But some things don’t change with the passing of the year. I contend human nature is one of them. Our natures – highly resilient — transcend time and allow us to relate to people and characters 100, 200, 300 plus years ago. And that is why, 200 years after Austen created her, I believe we still see ourselves in Emma – and we still adore her. And as Austen states…
“Human nature is so well disposed towards those who are in interesting situations, that a young person, who either marries or dies, is sure to be spoken kindly of.”
We love a good story of someone young working to figure it all out.
And as Emma does, we recognize that we each have her capacity for self-delusion, arrogance, selfishness and manipulation.
The real evils, indeed, of Emma’s situation were the power of having rather too much her own way, and a disposition to think a little too well of herself: these were the disadvantages which threatened alloy to her many enjoyments. The danger, however, was at present so unperceived, that they did not by any means rank as misfortunes with her.
We also have her capacity for understanding, empathy, sacrifice and selfless love – even if it takes a little loving correction to get there. “Badly done, Emma!”
She was vexed beyond what could have been expressed—almost beyond what she could conceal. Never had she felt so agitated, so mortified, grieved, at any circumstance in her life. She was most forcibly struck. The truth of his representation there was no denying. She felt it at her heart. How could she have been so brutal, so cruel to Miss Bates! How could she have exposed herself to such ill opinion in any one she valued! And how suffer him to leave her without saying one word of gratitude, of concurrence, of common kindness!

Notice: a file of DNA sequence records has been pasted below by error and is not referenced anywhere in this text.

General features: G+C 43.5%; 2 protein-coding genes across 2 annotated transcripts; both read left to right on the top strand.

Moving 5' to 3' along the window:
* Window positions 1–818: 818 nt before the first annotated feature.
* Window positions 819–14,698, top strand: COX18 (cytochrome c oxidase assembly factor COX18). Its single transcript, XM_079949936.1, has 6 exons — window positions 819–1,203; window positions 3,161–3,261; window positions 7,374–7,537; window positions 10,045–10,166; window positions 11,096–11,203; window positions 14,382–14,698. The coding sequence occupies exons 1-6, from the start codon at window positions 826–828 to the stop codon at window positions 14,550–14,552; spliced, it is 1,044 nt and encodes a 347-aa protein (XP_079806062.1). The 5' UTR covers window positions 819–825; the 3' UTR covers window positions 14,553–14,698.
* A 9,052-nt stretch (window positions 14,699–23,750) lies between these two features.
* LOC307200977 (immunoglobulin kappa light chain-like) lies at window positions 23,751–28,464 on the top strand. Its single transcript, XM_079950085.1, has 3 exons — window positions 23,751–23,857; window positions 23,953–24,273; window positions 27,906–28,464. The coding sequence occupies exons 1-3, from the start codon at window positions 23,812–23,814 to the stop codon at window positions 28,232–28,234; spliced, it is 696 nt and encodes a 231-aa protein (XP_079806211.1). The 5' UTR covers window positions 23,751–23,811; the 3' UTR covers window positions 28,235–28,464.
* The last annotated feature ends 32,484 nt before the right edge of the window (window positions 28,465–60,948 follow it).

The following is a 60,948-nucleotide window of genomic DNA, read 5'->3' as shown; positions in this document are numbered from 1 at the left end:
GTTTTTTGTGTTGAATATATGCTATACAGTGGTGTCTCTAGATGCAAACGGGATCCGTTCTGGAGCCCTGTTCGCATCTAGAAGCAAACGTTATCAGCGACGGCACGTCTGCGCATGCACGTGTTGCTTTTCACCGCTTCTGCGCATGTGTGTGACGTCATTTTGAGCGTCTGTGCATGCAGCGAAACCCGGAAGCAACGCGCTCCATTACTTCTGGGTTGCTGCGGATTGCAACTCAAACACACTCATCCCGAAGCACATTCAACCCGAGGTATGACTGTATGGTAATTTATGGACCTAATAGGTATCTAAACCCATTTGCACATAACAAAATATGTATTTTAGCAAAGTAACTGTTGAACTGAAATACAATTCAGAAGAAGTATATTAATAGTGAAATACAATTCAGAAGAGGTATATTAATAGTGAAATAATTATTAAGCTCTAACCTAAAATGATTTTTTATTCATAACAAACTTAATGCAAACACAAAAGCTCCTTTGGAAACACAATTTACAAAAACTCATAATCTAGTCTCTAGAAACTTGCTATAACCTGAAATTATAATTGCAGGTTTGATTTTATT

Another aspect of our natures is to understand one another above and beyond the words spoken. Words and conventions can lead to misunderstandings – and this novel is certainly full of them – but cut all that away and two hearts seeking each other, putting the other first, will reach understanding. Austen understood that too.
Seldom, very seldom does complete truth belong to any human disclosure; seldom can it happen that something is not a little disguised, or a little mistaken; but where, as in this case, though the conduct is mistaken, the feelings are not, it may not be very material.
So I thank Austen for this beautiful story and offer one last Happy Birthday to “This sweetest and best of all creatures, faultless in spite of all her faults.” We still love you, Emma!